Friends Don’t Let Friends Play Faceless Butcher in the Sideboard – A Self Help Seminar

We have a question from the young man in the front row. Oh, you think I’m wrong? Tell you what, kid. Did you bring your deck with you? Great. Come up here for minute. Let me see it. Is your sideboard in here? Good. Let’s see… Chrome Mox… no win condition in the main… Orim’s Chant in the board… Faceless Butcher in the board… kid, you have problems. Where did you find this thing?

A website, eh. I think someone sold you a bill of goods.

If everyone would please take his seat we can get started.*

Okay, everyone who is not going to run Aluren for the last Extended qualifier stand up. There’s a lot of you. Good for you. Now, leave. That’s right, scram. No, you can’t have your money back.

Could everyone who is left stand up. Great. Now, could everyone who has run Aluren in the past raise his hand? Excellent. You five guys come up here with me. There’s cake, coffee, and ice cream offstage by those supermodels. Have at it.

That still leaves all the rest of you.

Could everyone who really, really loves playing combo raise his hand? Great, all of you can sit down. Most of the crowd is still standing, I see. How many of you heard about Aluren as some sort of unexpected tech for this environment by a random pro or something similar? How many of you have been told that Aluren is the”forgotten combo” that might just earn your slot for Kobe? All of you, huh? Great. All you please hit yourselves in the head with a board. All of you are sheep. Sheep shouldn’t play combo. Just for grins, I’m going to split you into two groups so that you have something else to play, all righty?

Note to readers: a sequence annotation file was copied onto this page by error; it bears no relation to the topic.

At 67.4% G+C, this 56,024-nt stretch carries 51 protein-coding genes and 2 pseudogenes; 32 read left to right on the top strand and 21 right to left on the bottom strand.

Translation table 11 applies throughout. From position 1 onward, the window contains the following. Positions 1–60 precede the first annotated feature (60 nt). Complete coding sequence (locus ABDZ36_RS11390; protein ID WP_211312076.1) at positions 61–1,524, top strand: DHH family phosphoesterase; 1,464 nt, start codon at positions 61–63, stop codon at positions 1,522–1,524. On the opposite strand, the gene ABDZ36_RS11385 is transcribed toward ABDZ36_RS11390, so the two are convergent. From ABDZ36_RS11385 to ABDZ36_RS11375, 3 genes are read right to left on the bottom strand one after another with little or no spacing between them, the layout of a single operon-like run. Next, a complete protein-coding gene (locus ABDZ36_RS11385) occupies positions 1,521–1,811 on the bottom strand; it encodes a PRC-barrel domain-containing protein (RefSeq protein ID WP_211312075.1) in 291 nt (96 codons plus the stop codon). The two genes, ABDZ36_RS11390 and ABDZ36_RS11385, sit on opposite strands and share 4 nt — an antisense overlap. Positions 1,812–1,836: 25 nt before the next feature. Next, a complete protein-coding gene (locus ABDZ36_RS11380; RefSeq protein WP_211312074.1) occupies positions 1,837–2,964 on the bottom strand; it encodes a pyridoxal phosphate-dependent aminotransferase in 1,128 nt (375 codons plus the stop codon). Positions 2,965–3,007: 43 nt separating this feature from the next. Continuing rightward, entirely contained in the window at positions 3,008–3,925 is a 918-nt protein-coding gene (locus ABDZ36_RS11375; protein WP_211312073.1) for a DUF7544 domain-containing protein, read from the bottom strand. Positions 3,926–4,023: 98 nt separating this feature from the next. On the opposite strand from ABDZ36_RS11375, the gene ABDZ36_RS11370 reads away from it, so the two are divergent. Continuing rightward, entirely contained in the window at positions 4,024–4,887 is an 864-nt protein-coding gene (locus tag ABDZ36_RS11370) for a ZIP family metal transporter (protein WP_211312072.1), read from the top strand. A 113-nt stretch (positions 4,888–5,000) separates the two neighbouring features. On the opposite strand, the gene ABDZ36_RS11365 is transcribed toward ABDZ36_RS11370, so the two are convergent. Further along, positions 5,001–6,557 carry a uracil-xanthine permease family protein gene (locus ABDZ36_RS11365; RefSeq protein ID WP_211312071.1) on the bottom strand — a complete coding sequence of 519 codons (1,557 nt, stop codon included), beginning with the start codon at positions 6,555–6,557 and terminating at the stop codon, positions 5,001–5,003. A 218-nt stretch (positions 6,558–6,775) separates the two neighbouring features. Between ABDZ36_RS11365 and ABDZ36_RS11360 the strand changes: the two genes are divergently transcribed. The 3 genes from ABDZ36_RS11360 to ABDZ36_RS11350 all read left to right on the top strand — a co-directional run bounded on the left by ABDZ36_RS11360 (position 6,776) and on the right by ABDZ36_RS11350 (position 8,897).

All of you like the idea of winning in one turn raise your hand. Good. All of you go home and build Psychatog. Now. The rest of you can play The Rock or Scepter/Chant or something. None of you need to play Aluren.

We have a question from the young man in the front row. Oh, you think I’m wrong? Tell you what, kid. Did you bring your deck with you? Great. Come up here for minute. Let me see it. Is your sideboard in here? Good. Let’s see… Chrome Mox… no win condition in the main… Orim’s Chant in the board… Faceless Butcher in the board… kid, you have problems. Where did you find this thing?

A website, eh. I think someone sold you a bill of goods.

I’ll start with the mana.

Chrome Mox. I can’t tell you how many times I’ve lay awake at night thinking”Gosh, if only there was a way I could voluntarily rip a card out my opening hand when I play combo. That would be the best thing ever.” Look, I understand it generates speed, but at what cost? Which card should I imprint on my jewelry: The combo piece or the tutor? Which one, kid?